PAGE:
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A strong financial plan takes a lot of preparation. Since 1907, “Be Prepared” has been the motto for millions of Boy and Girl Scouts around the world. The expression represents the constant readiness and willingness in both mind and body to do the right thing at the right moment. But what goes unspoken is “What exactly are we preparing for?” That is a great question, but you do not have to be a Scout to understand the motto applies to all of us. After all, life has a way of throwing us curves and the only way we navigate these treacherous waters is to be prepared. This is why you’ll want to follow these steps to learn how to put together a financial plan.

Build a strong financial plan

So if we all agree that having a plan is the best way to prepare for life’s unexpected twists and turns, how come more people have not addressed this important issue in their own lives? Various studies on the topic indicate that approximately only 30% of Americans have some semblance of a financial plan. A recent CNBC article references a study in which 34% of respondents have done no planning whatsoever.

2016 is one-month old and already it has given us unexpected changes. On the economic front, the stock market produced the worst first week performance…ever! If a headline like that does not grab your attention, perhaps nothing will. The ability to keep calm in the midst of economic/market uncertainty takes concerted effort and planning.

If you have not engaged on the financial planning front, it’s never too late. Now is a good time to review some of the key components that make up a good financial plan and become more prepared.

Here are 5 components of a strong financial plan:


The importance of defining your goals is to provide a target in which to orient your plan. After all, you don’t hop into the car and just start driving without knowing where you are heading (okay sometimes that does happen).

Creating goals can be daunting. Keep it simple and understandable. You are not re-drafting the Constitution. This is about you and what you want from life. Your plan starts and ends with your needs and interests.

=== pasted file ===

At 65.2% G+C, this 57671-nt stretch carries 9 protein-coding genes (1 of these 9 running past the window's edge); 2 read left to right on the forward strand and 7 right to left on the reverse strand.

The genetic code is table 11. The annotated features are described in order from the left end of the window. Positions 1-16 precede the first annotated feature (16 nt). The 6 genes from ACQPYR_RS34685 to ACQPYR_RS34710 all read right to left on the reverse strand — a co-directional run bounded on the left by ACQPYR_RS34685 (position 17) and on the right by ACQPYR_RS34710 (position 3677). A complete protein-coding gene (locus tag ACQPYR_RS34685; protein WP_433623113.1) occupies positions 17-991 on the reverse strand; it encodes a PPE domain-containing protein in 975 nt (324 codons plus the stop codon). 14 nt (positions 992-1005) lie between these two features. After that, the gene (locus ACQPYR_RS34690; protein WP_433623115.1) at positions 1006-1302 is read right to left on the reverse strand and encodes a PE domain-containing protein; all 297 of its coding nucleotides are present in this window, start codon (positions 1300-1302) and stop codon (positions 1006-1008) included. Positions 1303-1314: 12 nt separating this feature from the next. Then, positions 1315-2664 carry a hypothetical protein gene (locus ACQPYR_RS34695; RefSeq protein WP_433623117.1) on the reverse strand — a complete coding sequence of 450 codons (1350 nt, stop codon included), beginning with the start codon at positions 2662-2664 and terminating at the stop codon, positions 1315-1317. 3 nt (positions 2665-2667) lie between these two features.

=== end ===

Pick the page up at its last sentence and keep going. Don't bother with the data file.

Take some time and capture your thoughts on paper. Once you have a list then organize your goals in a way that chronologically makes sense. Next, prioritize and place focus on what matters the most to you. Center your financial plan objectives on achieving those desired results.

These objectives change over time, so visit your plan frequently to make sure it keeps pace with the changes in your life. Sounds simple, but this is vitally important.


While no one can predict the future with accuracy, it is very helpful to “test” your plan, its assumptions, and ability to withstand unexpected events. This is done through the development of cash flow projections.

Cash flow projections analyze the various “What if…?” questions that arise. For example, What if I retire at a certain age? What if I spend this much during retirement? Is my investment strategy consistent with my spending needs? Can I afford long-term care coverage if I need it?

What you discover through this process is that the various components of your plan are interrelated. For example, your investment strategy can be directly impacted by your income needs or time horizon.

{ Contact us to speak with a trusted and experienced Financial Planner. }


Risks come in many shapes and sizes. For example, Will your money last? How can you pay for college and save for retirement without selling a kidney? How will long-term care costs be covered?

Some risks can be addressed through various forms of insurance. Others can be addressed as part of your plan through savings, investment strategies, and basic planning techniques. While the events we worry about may not come to pass, it is important to incorporate risk management as part of your plan.


Your investment strategy is important. In many ways it is the embodiment of your financial plan. A good investment strategy reflects the Goals you are trying to achieve. It is consistent with the withdraw needs and time horizon outlined in your Cash Flow Projection. Lastly, it balances the Risks you are willing to accept as an investor with the return you need.


Remember that financial planning is a never ending process. It changes as your life changes.

During times of heightened volatility in the markets, it is helpful to remember that you have built a sound foundation through planning. Continue to follow these time tested principals and you too will have survival skills good enough to brag about around the campfire.

And as always, our team at Carnegie Investment Counsel is prepared to assist you in developing a strong financial plan aimed at achieving your life goals. Contact us to speak with an experienced Financial Planner.


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Key takeaways:Carnegie Investment Counsel Wealth View

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